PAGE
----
I’m safe.  It’s not like any other member of my family, or friends of Mrs GOF might read this blog and urgently send a message for her to procure an armful of fighting spears and the machete that chopped poor old Roger the Rooster’s head off so that she can deal with my disrespectful impertinence when she gets back.

It really is miraculous that some partnerships can endure for so long.
It is a miracle that Mrs GOF has tolerated my intolerance of her dawn dream summary for so long.

She has told me 11,335 dream stories during the past 32 years.

And I only ever had ONE dream that I thought was worthy of relating to her.

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So there you have it.   What more could you possibly need to know.

I do apologise for this woeful piece of storytelling.

It just sort of fizzled out with barely a whimper.

I think I know why.

It’s now been 16 days since I heard a dream story.

My world as I knew it is temporarily incomplete.

😦

Sophie* the sadist masseuse

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* Name changed to protect the guilty.

Sophie is probably a very nice lady.
I will never know because I don’t want to see her again.

Sophie is a fifty-three year old South Korean masseuse who is in such a remarkable state of preservation and short-skirtedness that she is still capable of instantly reigniting the cold embers of old men’s desires.
(So I’ve been told.)

I still don’t want to see her ever again.

Let me delicately describe for you Sophie’s domestic arrangements as revealed to Mrs GOF during an episode of massage “girl talk”.  This has absolutely no relevance to my story, but if you are looking for high quality objective journalism, scrounging around in The Bucket is probably not the best way in the world to find it.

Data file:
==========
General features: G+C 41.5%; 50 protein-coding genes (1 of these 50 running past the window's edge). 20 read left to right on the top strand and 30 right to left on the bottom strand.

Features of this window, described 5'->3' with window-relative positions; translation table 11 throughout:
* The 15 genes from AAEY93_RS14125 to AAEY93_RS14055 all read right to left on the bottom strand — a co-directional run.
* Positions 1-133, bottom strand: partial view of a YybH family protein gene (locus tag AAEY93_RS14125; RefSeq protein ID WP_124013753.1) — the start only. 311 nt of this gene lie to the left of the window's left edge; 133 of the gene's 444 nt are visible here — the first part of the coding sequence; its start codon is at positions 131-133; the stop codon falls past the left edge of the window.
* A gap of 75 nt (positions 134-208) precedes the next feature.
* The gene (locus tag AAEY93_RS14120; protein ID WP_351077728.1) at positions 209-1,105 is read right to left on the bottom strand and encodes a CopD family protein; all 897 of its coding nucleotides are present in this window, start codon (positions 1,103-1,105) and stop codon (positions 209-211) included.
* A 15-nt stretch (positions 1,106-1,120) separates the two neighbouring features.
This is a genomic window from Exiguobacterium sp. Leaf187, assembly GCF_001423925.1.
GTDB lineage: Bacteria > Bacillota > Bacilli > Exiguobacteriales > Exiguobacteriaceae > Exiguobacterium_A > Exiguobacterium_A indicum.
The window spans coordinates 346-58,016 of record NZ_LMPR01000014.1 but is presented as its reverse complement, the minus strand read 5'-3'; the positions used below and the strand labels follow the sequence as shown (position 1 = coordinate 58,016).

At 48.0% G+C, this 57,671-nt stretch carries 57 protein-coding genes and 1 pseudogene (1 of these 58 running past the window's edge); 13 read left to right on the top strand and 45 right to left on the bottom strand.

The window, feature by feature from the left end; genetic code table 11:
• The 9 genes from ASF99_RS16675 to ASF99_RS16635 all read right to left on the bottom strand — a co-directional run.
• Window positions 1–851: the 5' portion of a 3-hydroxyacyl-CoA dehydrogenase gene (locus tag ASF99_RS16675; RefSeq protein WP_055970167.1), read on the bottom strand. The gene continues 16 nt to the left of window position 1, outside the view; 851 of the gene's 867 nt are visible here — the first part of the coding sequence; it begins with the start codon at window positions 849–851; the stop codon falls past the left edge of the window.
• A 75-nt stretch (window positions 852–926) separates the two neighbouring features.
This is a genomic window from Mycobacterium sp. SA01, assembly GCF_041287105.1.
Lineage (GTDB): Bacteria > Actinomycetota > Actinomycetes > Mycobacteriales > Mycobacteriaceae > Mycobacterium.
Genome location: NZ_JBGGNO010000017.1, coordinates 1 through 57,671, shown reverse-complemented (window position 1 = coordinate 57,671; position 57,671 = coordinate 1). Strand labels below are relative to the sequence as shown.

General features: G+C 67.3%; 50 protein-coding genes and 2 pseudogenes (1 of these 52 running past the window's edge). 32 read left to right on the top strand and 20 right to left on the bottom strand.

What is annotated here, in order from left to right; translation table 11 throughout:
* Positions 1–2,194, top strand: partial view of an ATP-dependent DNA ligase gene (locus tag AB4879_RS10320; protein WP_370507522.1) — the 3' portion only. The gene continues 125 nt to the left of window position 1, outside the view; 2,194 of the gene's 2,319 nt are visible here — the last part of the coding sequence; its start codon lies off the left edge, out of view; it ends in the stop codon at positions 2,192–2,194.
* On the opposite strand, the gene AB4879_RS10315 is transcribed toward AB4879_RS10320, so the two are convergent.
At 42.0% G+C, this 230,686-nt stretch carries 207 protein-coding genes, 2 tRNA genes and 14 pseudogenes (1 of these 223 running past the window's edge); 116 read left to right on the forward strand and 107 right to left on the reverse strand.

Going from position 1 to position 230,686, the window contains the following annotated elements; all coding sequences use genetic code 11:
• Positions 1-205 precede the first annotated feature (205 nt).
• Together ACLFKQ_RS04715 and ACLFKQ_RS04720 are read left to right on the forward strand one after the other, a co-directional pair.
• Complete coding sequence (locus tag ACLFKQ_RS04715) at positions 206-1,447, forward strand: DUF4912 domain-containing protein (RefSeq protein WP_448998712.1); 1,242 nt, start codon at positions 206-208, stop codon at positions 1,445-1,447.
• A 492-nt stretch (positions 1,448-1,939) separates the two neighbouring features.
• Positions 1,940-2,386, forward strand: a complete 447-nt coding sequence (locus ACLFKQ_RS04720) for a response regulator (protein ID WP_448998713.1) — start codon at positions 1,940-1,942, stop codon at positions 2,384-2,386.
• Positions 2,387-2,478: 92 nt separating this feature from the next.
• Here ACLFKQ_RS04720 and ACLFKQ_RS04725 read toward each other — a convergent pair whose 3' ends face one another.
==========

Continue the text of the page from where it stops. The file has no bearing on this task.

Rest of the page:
Desirelighter Sophie apparently has a little old conjugal flame flickering away at home.   He very generously gave consent for Sophie to light a second much hotter fire under the same roof, so that she could satisfy her wish to keep every little nook and cranny permanently glowing with radiant warmth.

After briefly wondering whether she might also occasionally have the need for a sexagenarian bonfire in her house as well, I concluded that I really don’t want to ever see Sophie again ……..in any capacity.

Why?  Because Sophie has an abysmal command of English language which resulted in her pulverising my skeleton to such an extent that she came within an inch of remodeling it’s Homo sapiens vertical functionality into something pre-dating Homo erectus.

Laying face-down on a massage table with your head jammed down into a hole facing the floor does not provide optimum conditions for either concise or precise communication with another person, unless they happen to be supine on the floor looking back up at you.

This did not apply to Sophie.  She was still swinging from the rafters when we had this final conversation last year;

GOF:    I am really impressed by the way you keep your balance using the handrail on the ceiling whilst shoving the full force of your heels into my shoulder blades Sophie, but it is REALLY painful so could you please do it more softly.